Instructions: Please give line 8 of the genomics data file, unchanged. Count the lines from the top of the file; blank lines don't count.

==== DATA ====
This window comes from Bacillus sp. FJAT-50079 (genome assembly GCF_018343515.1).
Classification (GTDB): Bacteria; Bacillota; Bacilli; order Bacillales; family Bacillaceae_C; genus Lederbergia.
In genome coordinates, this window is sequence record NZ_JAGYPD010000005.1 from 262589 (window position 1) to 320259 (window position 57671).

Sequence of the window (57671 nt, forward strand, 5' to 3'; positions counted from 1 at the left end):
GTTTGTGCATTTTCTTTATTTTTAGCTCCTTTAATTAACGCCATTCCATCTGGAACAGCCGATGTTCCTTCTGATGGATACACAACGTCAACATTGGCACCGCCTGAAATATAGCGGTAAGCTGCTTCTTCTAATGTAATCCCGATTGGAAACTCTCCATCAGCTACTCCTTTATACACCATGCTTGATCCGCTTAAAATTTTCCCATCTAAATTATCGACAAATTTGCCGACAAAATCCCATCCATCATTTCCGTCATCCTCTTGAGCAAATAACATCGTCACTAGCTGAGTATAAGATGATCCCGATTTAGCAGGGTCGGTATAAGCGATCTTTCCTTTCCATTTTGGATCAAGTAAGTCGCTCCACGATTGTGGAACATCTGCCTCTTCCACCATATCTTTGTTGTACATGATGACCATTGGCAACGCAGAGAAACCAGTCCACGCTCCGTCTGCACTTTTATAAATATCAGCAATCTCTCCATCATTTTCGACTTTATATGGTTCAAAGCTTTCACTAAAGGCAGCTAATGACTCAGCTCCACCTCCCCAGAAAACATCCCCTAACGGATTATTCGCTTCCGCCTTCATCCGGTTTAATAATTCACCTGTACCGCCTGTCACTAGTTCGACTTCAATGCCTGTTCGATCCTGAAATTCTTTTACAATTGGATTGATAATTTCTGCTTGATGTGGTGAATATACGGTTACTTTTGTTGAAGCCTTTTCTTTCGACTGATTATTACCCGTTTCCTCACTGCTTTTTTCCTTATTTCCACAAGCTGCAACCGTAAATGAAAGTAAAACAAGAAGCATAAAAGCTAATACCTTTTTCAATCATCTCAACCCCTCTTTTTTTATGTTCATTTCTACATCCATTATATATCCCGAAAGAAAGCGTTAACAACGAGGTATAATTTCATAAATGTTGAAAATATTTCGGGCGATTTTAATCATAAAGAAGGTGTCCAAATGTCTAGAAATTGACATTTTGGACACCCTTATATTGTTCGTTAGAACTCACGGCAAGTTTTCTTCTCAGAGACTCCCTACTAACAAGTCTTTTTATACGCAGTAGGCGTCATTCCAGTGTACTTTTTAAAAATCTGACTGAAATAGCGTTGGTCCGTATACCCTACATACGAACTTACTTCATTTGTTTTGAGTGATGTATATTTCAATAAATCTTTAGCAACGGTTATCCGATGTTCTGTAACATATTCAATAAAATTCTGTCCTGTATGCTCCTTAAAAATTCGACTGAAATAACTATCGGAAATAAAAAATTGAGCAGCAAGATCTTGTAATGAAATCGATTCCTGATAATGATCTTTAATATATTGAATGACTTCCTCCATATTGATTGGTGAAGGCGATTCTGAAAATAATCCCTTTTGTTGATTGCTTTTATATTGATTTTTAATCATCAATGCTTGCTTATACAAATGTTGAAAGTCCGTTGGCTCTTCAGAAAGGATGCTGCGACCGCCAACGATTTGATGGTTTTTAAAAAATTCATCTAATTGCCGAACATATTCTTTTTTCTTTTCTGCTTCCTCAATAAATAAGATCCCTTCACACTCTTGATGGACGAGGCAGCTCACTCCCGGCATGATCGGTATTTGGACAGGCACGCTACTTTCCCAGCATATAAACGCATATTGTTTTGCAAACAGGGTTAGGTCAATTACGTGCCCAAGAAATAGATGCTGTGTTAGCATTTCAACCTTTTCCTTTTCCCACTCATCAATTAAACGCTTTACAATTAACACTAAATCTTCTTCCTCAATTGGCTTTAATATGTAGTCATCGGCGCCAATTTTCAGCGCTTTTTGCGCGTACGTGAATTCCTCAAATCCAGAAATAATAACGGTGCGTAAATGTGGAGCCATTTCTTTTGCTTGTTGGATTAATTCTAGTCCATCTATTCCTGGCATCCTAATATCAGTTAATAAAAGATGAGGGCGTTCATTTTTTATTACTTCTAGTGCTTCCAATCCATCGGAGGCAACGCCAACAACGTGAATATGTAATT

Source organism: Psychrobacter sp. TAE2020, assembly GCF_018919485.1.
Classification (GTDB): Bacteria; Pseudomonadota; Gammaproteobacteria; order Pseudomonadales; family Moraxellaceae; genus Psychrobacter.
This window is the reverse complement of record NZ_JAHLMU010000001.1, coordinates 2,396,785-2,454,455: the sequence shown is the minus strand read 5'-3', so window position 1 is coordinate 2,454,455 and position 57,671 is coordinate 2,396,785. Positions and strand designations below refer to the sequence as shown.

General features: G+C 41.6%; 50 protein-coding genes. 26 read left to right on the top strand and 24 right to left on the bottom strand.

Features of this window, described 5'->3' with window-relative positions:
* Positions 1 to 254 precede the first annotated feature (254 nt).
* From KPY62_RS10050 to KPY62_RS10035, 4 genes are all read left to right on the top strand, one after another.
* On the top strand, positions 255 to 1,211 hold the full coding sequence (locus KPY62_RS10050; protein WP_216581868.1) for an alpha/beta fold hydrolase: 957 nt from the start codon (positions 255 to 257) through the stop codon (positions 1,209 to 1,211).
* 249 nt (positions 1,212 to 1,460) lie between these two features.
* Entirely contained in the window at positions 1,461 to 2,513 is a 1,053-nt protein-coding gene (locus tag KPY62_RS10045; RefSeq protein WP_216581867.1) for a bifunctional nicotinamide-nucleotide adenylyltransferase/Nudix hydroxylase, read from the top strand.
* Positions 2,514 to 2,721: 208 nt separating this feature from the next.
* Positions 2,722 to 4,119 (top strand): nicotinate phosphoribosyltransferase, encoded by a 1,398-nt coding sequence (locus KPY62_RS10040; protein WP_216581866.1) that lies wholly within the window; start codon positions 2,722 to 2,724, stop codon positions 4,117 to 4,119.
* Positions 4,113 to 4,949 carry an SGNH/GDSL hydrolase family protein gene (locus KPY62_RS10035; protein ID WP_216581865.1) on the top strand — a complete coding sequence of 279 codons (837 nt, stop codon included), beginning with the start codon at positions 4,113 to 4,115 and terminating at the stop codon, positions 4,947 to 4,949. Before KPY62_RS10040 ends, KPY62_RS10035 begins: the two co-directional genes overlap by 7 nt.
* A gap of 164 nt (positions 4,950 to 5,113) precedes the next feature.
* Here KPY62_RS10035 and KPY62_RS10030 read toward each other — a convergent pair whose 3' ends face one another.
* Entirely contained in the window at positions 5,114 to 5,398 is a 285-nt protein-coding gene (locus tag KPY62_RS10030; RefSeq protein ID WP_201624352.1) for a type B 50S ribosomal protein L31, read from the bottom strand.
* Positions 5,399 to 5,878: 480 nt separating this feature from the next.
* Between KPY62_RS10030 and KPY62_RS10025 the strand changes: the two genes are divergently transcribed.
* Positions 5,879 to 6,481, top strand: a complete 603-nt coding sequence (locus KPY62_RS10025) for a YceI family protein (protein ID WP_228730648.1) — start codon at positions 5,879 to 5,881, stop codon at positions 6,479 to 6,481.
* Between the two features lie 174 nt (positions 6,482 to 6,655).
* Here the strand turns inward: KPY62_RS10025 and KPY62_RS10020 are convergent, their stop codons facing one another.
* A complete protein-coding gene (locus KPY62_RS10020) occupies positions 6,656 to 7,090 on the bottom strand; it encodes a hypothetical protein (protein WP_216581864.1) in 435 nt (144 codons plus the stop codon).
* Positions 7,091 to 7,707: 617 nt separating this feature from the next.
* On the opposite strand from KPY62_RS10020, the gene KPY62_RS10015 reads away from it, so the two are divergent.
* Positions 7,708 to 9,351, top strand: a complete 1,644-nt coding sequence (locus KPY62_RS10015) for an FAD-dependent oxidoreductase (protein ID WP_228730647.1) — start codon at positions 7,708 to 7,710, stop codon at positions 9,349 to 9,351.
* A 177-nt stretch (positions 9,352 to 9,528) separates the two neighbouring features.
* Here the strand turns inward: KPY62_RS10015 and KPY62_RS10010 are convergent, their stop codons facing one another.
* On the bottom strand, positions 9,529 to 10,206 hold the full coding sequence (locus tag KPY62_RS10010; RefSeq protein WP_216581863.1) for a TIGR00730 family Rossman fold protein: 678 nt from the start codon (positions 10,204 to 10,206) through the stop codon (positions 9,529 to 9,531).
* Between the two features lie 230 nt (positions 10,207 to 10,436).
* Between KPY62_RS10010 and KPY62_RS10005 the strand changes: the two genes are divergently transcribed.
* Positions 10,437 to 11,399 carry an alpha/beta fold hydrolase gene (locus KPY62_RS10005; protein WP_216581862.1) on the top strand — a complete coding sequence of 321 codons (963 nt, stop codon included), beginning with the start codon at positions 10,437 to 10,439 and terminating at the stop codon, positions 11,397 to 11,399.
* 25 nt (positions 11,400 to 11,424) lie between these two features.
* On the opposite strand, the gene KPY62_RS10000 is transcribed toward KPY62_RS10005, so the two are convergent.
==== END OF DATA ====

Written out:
This window is the reverse complement of record NZ_JAHLMU010000001.1, coordinates 2,396,785-2,454,455: the sequence shown is the minus strand read 5'-3', so window position 1 is coordinate 2,454,455 and position 57,671 is coordinate 2,396,785. Positions and strand designations below refer to the sequence as shown.